When I started learning about how to reduce my environmental footprint, and then started using the 5 gallon bucket in the shower (the 5th paragraph down) it made me feel like I was making a difference, albeit in a small way. My shower water collection has progressed, changed, and matured in several ways (which I’ll discuss in a later post) and now I think it’s pretty close to being somewhat mature. I collect the shower water the same as I’ve always done, but now when I shave I use a cup or mug to collect a small portion of hot water, then turn off the shower, then I shave – rinsing the razor in the water in the cup, then turn back on the shower. Because of this, I save even more water, minimize the disposable razors I put in the landfill, and get a better shave than I would if I had used the sink. Oh, and when I do dispose of the razor I remove the head from the handle and recycle the handle. I actually don’t know if I can recycle the head of the razor or not – let me know if you know the answer to that.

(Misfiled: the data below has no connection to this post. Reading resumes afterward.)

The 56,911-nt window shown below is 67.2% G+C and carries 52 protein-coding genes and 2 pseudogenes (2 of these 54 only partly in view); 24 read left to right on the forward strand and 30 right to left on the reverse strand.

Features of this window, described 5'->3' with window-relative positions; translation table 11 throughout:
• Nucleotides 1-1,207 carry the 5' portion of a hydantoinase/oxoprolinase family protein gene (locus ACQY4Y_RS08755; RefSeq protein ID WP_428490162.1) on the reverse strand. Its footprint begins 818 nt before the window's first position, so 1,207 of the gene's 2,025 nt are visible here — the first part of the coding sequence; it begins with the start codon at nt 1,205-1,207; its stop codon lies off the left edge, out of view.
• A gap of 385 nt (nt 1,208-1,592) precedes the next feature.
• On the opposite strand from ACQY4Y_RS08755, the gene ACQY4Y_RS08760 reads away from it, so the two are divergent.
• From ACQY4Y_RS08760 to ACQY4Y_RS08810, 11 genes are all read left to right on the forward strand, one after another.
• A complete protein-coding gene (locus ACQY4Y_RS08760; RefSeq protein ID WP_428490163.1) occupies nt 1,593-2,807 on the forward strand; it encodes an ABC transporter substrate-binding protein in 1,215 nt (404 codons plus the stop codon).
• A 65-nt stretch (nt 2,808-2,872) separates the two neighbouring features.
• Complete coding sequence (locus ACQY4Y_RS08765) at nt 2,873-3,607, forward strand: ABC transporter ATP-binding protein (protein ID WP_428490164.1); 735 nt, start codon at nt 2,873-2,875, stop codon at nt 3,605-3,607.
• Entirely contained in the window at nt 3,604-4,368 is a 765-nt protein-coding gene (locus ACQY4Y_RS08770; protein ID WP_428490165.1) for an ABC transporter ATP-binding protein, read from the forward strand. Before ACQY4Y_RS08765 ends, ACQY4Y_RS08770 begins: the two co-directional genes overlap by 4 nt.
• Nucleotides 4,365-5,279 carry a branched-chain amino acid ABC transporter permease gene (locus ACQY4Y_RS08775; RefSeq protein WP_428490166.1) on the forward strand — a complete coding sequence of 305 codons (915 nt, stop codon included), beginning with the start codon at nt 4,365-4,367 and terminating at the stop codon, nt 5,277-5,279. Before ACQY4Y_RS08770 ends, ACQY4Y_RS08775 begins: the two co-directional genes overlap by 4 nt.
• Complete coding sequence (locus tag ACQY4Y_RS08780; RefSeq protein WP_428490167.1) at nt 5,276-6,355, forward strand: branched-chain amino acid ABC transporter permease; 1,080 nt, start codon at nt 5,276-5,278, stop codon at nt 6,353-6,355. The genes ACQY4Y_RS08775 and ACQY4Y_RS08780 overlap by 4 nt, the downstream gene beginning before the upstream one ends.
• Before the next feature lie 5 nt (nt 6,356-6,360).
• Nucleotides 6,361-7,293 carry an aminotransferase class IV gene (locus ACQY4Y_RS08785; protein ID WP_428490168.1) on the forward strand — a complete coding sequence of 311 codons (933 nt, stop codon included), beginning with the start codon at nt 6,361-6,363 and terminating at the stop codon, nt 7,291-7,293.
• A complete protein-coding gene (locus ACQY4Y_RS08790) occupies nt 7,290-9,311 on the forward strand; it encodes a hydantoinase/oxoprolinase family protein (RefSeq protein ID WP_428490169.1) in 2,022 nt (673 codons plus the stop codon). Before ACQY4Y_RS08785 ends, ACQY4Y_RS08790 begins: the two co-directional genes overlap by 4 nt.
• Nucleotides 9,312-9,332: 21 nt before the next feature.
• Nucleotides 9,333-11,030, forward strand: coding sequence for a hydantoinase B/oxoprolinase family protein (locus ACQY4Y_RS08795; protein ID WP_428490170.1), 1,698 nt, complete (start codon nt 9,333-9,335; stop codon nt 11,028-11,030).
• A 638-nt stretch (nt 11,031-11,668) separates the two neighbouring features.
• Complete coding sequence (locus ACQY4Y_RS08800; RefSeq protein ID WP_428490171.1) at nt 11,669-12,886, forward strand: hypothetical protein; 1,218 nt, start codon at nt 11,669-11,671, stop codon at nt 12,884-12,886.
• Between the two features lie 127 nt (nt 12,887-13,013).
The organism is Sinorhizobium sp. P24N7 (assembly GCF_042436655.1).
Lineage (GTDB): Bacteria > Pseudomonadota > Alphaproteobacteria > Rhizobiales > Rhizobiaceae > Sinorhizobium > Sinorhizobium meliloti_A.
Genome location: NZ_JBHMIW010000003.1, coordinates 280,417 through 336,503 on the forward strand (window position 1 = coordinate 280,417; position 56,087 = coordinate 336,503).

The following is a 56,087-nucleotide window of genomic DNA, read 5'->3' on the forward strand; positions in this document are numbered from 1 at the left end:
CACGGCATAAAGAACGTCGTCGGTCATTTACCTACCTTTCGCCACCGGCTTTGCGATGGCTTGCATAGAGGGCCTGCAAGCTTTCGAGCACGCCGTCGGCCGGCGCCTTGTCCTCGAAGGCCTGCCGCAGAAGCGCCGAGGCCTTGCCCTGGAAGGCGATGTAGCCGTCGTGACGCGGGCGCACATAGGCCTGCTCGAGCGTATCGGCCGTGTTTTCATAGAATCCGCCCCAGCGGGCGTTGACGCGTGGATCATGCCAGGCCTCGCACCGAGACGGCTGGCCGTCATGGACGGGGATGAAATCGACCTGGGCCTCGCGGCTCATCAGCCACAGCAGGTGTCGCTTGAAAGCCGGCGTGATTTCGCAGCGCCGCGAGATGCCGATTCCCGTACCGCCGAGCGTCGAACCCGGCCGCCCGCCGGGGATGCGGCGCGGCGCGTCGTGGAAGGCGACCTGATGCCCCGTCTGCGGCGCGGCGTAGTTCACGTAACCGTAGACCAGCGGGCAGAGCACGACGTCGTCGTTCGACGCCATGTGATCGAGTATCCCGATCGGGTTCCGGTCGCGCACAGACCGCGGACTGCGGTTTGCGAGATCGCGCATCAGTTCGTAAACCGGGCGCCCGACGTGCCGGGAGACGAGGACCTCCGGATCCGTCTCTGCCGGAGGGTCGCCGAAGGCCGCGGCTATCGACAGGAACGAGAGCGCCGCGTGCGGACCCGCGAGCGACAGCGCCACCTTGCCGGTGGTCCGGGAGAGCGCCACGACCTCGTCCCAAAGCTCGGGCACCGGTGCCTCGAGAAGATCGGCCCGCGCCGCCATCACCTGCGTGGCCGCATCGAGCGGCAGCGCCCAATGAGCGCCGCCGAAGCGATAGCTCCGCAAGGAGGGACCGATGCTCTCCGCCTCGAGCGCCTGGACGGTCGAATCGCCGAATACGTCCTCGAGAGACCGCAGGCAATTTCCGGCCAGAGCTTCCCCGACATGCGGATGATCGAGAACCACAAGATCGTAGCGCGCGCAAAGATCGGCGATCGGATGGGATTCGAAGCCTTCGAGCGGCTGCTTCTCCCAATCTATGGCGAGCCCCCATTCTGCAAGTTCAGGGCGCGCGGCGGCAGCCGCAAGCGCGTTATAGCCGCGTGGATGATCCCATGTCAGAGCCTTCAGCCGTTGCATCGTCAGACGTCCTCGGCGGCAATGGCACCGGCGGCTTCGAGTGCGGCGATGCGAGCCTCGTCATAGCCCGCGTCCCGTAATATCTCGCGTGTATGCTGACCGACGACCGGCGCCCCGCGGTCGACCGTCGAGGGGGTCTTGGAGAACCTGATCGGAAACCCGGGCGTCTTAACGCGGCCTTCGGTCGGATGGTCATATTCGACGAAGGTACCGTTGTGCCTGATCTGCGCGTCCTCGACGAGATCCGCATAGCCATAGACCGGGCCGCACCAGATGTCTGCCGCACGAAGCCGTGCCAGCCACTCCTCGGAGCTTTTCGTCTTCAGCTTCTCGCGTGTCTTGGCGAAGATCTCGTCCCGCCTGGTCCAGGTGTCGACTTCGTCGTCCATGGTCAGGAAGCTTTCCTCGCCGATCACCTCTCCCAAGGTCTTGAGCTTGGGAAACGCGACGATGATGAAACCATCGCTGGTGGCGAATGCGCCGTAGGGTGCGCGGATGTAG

So what are you doing to save water? I’d be curious to hear.

Workplace eco mentality

Posted by admin on Apr 20th, 2011
2011
Apr 20

I’m sure I can’t be the only one that has a certain level of frustration with how the general mentality of the workforce is so lackadaisical toward environmentalism. Where I work, there are several recycle bins for cans and bins for paper – but what gets put in them? Trash. Grease stained boxes from lunch, the single use coffee packets, spent non-recyclable packaging, etc. The other thing that gets me is that people will turn on every available light whether or not they need it. I’m constantly turning off two of the three light switches in the break room, which reduces the available light only slightly.